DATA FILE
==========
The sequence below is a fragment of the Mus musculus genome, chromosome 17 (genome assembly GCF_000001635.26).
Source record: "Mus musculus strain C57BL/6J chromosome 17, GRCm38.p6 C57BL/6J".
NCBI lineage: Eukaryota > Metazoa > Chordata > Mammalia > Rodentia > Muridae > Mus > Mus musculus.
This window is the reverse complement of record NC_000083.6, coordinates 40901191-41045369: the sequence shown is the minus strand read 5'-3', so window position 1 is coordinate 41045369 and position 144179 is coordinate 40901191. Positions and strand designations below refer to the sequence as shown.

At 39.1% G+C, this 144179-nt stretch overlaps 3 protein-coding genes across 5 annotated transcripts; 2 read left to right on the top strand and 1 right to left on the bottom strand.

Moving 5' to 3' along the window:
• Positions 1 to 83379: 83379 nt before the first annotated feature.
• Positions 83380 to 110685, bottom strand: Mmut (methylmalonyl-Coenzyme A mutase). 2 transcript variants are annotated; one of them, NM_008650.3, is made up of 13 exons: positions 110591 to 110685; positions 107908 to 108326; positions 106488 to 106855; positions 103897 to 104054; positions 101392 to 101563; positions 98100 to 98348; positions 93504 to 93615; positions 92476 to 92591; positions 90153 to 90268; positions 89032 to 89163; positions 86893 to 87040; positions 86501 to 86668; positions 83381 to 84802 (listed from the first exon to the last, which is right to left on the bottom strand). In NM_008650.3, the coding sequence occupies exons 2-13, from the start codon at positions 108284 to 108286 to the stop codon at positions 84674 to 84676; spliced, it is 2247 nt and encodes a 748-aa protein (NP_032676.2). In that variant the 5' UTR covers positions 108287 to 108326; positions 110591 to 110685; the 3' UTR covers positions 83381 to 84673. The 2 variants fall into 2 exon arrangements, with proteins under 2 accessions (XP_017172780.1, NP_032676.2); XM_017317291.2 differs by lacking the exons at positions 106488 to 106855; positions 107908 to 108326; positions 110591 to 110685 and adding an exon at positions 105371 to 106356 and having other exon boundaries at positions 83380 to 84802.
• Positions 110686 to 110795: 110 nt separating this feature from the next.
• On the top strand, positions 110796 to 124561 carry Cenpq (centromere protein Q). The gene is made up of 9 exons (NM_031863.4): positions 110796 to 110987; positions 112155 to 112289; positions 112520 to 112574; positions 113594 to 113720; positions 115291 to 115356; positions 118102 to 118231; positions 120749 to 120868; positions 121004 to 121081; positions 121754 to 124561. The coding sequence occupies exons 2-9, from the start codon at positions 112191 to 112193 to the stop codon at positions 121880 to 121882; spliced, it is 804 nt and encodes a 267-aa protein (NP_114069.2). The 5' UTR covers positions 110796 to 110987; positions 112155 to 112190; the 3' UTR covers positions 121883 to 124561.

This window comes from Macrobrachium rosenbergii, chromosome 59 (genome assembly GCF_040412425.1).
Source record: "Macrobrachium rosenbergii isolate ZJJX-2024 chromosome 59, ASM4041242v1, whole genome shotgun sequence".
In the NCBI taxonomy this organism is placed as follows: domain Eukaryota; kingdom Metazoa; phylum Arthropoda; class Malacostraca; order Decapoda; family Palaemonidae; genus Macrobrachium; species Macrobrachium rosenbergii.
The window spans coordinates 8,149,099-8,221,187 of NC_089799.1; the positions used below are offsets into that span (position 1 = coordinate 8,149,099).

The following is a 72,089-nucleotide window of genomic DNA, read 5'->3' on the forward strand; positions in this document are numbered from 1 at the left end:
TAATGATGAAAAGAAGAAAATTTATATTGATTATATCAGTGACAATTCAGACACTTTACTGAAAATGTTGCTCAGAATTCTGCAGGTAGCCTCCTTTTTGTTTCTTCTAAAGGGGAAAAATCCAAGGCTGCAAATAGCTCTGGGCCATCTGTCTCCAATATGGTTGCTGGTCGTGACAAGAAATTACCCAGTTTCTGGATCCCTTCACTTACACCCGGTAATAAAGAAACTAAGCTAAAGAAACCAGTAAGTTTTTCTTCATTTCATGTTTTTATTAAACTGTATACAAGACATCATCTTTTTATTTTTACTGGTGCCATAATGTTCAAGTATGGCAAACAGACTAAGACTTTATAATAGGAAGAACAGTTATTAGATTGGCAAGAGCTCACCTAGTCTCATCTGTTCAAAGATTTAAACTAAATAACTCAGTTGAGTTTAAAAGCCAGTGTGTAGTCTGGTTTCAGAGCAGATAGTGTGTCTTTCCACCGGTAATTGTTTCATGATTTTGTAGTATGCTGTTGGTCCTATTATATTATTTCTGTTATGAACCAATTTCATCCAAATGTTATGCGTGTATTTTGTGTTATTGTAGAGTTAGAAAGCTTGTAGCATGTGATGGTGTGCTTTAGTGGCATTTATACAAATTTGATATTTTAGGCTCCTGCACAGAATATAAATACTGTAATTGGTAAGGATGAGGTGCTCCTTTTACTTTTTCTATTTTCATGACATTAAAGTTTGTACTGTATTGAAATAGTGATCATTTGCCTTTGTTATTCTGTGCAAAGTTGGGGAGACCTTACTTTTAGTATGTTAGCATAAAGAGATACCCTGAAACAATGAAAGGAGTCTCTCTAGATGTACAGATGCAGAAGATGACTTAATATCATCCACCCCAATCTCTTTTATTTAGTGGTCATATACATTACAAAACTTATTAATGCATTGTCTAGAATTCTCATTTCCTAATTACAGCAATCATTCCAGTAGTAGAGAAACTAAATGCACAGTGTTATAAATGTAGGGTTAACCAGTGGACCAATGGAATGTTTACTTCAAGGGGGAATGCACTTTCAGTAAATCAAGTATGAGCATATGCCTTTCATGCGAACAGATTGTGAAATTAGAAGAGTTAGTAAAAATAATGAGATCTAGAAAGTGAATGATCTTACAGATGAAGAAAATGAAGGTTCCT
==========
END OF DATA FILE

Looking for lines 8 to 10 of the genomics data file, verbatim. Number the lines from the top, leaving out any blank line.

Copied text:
• Positions 83380 to 110685, bottom strand: Mmut (methylmalonyl-Coenzyme A mutase). 2 transcript variants are annotated; one of them, NM_008650.3, is made up of 13 exons: positions 110591 to 110685; positions 107908 to 108326; positions 106488 to 106855; positions 103897 to 104054; positions 101392 to 101563; positions 98100 to 98348; positions 93504 to 93615; positions 92476 to 92591; positions 90153 to 90268; positions 89032 to 89163; positions 86893 to 87040; positions 86501 to 86668; positions 83381 to 84802 (listed from the first exon to the last, which is right to left on the bottom strand). In NM_008650.3, the coding sequence occupies exons 2-13, from the start codon at positions 108284 to 108286 to the stop codon at positions 84674 to 84676; spliced, it is 2247 nt and encodes a 748-aa protein (NP_032676.2). In that variant the 5' UTR covers positions 108287 to 108326; positions 110591 to 110685; the 3' UTR covers positions 83381 to 84673. The 2 variants fall into 2 exon arrangements, with proteins under 2 accessions (XP_017172780.1, NP_032676.2); XM_017317291.2 differs by lacking the exons at positions 106488 to 106855; positions 107908 to 108326; positions 110591 to 110685 and adding an exon at positions 105371 to 106356 and having other exon boundaries at positions 83380 to 84802.
• Positions 110686 to 110795: 110 nt separating this feature from the next.
• On the top strand, positions 110796 to 124561 carry Cenpq (centromere protein Q). The gene is made up of 9 exons (NM_031863.4): positions 110796 to 110987; positions 112155 to 112289; positions 112520 to 112574; positions 113594 to 113720; positions 115291 to 115356; positions 118102 to 118231; positions 120749 to 120868; positions 121004 to 121081; positions 121754 to 124561. The coding sequence occupies exons 2-9, from the start codon at positions 112191 to 112193 to the stop codon at positions 121880 to 121882; spliced, it is 804 nt and encodes a 267-aa protein (NP_114069.2). The 5' UTR covers positions 110796 to 110987; positions 112155 to 112190; the 3' UTR covers positions 121883 to 124561.